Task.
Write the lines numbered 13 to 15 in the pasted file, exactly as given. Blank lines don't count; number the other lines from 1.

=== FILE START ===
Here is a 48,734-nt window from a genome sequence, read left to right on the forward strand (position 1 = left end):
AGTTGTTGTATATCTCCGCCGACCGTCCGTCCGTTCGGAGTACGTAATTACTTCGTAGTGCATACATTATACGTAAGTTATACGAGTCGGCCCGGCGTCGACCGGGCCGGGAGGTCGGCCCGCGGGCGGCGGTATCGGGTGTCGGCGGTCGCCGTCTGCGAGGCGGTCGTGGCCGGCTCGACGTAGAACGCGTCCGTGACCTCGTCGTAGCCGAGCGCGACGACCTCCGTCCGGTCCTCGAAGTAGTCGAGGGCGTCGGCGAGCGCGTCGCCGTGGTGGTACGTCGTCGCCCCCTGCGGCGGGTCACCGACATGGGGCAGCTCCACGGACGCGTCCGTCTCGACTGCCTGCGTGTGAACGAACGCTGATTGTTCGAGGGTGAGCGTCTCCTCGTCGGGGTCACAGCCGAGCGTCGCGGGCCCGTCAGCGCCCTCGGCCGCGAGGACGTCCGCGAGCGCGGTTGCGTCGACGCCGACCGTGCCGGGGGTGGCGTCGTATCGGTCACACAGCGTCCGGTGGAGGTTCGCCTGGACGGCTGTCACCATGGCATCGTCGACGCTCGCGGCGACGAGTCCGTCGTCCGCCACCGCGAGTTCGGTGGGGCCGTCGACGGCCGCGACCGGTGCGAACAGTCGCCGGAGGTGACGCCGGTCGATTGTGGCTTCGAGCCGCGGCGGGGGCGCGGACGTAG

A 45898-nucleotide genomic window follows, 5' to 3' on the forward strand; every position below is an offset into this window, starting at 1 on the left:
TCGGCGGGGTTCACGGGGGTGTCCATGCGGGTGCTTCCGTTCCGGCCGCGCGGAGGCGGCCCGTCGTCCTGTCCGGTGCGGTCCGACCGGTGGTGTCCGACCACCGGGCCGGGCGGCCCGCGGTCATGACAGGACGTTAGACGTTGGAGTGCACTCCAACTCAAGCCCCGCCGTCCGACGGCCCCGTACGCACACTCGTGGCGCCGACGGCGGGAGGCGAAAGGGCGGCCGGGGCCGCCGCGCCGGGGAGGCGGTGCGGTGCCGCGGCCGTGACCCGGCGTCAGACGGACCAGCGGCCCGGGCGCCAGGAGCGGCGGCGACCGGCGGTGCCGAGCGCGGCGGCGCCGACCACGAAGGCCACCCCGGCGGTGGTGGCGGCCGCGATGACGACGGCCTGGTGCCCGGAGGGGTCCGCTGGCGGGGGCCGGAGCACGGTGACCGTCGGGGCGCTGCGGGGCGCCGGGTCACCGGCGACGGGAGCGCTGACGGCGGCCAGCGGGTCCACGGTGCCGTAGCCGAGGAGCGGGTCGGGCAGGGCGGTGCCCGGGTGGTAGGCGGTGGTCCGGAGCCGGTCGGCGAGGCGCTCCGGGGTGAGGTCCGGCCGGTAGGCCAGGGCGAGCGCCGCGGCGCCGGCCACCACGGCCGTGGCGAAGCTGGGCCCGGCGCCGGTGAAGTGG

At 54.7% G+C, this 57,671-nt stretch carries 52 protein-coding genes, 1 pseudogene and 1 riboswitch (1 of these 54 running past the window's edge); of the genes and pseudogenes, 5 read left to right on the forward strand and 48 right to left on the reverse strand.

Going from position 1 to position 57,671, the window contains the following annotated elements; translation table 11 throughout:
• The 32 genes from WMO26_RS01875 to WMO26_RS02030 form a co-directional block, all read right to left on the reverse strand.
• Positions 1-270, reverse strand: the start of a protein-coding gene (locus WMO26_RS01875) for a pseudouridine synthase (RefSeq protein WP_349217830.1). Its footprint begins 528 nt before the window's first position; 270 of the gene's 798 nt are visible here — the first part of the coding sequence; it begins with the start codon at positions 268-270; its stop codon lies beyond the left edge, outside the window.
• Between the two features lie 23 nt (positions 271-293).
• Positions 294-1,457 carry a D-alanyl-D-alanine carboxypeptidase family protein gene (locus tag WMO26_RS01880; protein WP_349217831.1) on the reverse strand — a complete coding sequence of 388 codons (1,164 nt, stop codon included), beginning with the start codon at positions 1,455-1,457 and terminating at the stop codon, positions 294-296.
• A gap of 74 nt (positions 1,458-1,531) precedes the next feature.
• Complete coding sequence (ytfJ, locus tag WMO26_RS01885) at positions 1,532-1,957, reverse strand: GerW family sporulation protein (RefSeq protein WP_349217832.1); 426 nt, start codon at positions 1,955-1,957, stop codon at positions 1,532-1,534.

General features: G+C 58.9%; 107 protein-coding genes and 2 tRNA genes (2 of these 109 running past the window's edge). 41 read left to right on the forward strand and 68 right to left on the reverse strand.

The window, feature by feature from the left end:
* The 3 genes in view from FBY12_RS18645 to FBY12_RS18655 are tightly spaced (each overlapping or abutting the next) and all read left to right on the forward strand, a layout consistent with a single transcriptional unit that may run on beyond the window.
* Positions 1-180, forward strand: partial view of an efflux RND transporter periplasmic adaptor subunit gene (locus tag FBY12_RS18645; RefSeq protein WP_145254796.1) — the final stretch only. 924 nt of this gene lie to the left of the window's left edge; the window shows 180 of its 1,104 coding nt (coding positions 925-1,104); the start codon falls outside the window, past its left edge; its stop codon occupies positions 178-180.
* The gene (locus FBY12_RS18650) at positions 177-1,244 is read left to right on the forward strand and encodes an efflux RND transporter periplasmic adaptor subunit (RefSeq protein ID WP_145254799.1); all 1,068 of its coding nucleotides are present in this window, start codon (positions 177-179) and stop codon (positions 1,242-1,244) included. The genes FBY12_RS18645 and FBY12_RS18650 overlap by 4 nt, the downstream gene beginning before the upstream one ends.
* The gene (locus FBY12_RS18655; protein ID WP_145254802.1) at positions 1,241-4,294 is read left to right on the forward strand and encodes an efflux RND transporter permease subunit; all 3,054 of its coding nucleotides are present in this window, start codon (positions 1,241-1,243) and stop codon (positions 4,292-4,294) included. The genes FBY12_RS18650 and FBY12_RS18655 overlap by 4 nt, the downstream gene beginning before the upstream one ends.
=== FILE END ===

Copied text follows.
General features: G+C 58.9%; 107 protein-coding genes and 2 tRNA genes (2 of these 109 running past the window's edge). 41 read left to right on the forward strand and 68 right to left on the reverse strand.

The window, feature by feature from the left end:
* The 3 genes in view from FBY12_RS18645 to FBY12_RS18655 are tightly spaced (each overlapping or abutting the next) and all read left to right on the forward strand, a layout consistent with a single transcriptional unit that may run on beyond the window.